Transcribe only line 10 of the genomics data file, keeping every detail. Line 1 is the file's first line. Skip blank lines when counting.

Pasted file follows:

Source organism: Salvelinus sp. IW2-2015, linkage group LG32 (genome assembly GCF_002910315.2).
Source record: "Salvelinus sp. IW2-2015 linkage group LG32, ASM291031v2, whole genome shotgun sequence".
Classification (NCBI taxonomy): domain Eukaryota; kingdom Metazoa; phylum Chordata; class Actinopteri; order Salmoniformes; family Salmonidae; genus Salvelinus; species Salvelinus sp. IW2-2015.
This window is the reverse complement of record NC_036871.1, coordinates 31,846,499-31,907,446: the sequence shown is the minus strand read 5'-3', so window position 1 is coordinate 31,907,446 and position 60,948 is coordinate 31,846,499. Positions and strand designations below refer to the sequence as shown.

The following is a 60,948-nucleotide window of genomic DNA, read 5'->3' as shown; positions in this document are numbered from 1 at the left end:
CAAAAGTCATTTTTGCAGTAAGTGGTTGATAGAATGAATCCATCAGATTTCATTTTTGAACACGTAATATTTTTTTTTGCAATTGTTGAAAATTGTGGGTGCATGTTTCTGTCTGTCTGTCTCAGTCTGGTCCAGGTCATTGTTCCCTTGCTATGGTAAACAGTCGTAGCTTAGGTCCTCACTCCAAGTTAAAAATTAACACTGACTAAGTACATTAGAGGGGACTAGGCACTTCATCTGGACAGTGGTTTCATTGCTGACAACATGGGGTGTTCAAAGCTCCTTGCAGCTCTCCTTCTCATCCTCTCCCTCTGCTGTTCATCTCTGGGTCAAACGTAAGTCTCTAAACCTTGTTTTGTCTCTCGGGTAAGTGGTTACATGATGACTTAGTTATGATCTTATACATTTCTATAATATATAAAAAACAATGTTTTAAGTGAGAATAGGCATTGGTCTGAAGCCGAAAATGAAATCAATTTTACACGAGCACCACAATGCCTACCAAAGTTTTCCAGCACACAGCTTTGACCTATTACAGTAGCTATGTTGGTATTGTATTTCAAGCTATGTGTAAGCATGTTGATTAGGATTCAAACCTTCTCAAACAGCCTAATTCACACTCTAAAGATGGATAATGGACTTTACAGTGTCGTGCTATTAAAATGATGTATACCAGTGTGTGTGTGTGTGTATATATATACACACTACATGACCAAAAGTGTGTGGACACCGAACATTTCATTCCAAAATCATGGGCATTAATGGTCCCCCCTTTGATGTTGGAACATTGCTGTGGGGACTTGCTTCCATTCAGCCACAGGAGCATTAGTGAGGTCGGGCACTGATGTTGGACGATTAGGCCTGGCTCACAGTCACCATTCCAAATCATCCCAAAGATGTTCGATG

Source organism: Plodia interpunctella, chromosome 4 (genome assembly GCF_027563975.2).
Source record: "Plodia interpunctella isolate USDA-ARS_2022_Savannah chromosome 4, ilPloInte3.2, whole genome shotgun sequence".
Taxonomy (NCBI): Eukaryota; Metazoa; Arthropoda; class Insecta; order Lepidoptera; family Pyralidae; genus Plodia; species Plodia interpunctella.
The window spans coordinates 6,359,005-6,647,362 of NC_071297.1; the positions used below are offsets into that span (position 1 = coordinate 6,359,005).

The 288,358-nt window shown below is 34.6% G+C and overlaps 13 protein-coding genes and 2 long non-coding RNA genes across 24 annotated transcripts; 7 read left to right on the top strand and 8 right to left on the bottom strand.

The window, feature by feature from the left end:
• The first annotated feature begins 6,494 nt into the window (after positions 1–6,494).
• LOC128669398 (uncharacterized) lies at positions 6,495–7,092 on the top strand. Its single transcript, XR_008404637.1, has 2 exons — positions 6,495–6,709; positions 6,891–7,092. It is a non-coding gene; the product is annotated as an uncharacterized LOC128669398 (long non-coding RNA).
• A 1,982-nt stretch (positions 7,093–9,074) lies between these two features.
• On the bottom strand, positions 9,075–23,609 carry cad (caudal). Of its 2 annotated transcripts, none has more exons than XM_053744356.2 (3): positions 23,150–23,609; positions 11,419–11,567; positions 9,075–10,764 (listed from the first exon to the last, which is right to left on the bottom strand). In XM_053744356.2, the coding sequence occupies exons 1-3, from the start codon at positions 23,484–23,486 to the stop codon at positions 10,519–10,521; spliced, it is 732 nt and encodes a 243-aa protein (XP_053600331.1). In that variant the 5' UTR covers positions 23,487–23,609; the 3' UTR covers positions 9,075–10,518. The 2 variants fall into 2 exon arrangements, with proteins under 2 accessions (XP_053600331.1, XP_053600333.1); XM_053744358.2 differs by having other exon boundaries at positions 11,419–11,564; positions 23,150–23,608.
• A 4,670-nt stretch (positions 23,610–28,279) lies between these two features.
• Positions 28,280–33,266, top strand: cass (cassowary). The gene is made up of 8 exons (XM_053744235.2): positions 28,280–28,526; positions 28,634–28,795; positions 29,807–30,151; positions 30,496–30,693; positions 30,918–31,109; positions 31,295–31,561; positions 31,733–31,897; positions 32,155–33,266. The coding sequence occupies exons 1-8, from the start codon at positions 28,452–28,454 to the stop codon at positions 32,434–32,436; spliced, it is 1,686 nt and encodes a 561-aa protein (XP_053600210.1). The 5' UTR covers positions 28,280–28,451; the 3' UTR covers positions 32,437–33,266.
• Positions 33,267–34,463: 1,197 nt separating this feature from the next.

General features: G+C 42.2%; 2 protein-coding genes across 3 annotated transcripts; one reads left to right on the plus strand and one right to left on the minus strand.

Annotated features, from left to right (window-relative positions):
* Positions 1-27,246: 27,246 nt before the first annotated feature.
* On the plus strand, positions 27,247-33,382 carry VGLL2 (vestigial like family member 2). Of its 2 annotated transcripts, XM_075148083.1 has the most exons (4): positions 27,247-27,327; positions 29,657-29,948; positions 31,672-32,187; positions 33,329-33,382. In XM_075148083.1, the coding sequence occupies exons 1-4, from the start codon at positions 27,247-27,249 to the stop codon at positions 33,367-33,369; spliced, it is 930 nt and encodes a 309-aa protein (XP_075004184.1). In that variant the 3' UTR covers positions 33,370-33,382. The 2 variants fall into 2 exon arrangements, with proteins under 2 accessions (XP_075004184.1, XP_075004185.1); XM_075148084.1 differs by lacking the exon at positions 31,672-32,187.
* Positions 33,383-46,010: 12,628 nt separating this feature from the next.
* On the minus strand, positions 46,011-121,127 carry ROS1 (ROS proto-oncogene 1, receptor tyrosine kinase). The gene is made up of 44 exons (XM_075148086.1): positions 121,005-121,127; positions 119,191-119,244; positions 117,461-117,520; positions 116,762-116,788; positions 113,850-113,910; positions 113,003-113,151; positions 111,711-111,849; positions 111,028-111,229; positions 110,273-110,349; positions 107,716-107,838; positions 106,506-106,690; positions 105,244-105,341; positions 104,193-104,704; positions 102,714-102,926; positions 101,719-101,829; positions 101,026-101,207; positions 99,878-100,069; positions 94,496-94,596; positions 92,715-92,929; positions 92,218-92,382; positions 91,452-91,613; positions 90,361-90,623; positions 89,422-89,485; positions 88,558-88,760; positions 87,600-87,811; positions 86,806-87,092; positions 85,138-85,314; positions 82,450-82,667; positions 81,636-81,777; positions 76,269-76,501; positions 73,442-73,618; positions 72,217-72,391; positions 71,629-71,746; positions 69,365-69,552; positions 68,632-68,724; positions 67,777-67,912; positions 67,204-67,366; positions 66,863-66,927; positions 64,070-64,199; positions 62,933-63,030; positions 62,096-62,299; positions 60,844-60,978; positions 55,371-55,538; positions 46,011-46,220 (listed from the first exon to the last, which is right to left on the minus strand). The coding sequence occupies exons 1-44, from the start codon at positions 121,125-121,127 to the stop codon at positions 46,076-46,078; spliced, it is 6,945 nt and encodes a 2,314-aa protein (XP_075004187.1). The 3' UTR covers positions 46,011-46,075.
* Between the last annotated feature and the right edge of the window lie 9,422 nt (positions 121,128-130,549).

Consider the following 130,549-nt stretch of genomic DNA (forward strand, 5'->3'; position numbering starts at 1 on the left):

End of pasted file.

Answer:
The window spans coordinates 6,359,005-6,647,362 of NC_071297.1; the positions used below are offsets into that span (position 1 = coordinate 6,359,005).